- Associated Press - Tuesday, May 17, 2016

GENEVA (AP) - The U.N. human rights office says Ukrainian singer Jamala’s Eurovision victory “makes no difference on the ground” for Crimean Tatars, who have faced growing persecution since Russia annexed the Black Sea peninsula in 2014.

But Rupert Colville of the Office of the High Commissioner for Human Rights says some Tatars like Jamala “might take some solace that their story is not forgotten.”

At a U.N. briefing Tuesday, Colville highlighted the May 18 anniversary of the deportation of some 200,000 Tatars, including Jamala’s grandmother, from Crimea in 1944 during World War II. Tens of thousands returned since.

He said the situation of Tatars has “deteriorated” since the Russian annexation, citing issues like arbitrary searches, the shutdown of media outlets and a ban on a Tatar assembly.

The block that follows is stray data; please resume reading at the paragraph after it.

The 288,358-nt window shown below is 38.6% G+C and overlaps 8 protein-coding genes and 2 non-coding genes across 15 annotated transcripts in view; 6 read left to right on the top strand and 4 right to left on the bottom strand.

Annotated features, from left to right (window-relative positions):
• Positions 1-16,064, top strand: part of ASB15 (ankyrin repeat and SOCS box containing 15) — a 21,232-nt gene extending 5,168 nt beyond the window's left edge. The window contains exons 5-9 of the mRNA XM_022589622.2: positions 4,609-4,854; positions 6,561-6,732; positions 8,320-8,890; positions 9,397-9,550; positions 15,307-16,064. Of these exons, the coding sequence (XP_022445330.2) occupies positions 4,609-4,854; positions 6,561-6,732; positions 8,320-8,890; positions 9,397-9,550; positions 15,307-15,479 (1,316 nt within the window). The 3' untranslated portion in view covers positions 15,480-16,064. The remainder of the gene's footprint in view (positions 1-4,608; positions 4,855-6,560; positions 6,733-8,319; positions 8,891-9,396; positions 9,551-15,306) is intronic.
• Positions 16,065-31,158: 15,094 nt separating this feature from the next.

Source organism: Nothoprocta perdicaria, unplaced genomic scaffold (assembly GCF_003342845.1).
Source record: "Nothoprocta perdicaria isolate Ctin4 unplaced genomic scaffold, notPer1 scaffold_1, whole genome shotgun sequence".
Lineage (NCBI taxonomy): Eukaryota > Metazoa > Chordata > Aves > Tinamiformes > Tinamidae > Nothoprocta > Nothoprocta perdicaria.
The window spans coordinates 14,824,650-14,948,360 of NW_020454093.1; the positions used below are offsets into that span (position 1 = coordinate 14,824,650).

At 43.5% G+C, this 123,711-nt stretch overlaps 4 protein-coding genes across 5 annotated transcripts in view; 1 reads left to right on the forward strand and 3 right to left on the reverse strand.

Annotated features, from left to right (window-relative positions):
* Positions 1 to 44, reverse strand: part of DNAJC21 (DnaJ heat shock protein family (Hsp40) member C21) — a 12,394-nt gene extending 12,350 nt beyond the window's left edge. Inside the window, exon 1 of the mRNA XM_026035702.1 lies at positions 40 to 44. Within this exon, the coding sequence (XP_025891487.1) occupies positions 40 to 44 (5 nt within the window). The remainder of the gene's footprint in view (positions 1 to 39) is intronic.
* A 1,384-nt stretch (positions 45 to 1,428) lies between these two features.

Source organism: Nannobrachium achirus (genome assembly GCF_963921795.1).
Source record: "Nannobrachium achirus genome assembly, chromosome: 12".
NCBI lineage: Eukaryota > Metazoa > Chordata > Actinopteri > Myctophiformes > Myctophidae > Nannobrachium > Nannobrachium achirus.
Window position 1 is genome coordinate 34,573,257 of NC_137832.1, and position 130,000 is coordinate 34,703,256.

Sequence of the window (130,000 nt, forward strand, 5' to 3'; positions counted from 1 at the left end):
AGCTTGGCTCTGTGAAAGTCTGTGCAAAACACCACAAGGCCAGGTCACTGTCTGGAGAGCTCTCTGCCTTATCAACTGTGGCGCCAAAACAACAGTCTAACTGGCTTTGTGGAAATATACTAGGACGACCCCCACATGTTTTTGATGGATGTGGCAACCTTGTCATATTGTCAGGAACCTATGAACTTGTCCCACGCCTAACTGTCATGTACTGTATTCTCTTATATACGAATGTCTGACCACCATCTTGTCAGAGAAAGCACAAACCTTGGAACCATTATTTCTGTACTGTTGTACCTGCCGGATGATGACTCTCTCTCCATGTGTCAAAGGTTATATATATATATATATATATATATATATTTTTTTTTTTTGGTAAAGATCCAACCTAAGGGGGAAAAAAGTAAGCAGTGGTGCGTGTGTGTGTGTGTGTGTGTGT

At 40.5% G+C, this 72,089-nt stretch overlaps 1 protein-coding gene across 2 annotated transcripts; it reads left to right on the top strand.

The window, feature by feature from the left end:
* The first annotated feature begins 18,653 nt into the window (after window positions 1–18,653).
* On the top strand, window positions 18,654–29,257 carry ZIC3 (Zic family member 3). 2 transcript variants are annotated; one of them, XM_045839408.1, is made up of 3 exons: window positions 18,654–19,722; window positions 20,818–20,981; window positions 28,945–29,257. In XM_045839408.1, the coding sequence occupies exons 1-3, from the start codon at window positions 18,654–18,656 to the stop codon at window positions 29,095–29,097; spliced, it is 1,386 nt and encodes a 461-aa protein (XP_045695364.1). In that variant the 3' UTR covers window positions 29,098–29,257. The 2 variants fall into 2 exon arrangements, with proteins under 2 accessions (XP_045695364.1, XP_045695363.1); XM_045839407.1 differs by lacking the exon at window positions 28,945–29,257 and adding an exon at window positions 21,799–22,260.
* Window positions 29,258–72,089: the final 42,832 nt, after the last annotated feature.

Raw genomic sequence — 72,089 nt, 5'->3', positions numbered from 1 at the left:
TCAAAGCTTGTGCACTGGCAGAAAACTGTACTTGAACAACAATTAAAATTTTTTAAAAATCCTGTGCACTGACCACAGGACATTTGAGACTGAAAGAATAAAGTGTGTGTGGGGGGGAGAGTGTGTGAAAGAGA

This version corrects the date of Tatar deportations to 1944.

Copyright © 2019 The Washington Times, LLC.

The Washington Times Comment Policy

The Washington Times welcomes your comments on Spot.im, our third-party provider. Please read our Comment Policy before commenting.


Click to Read More and View Comments

Click to Hide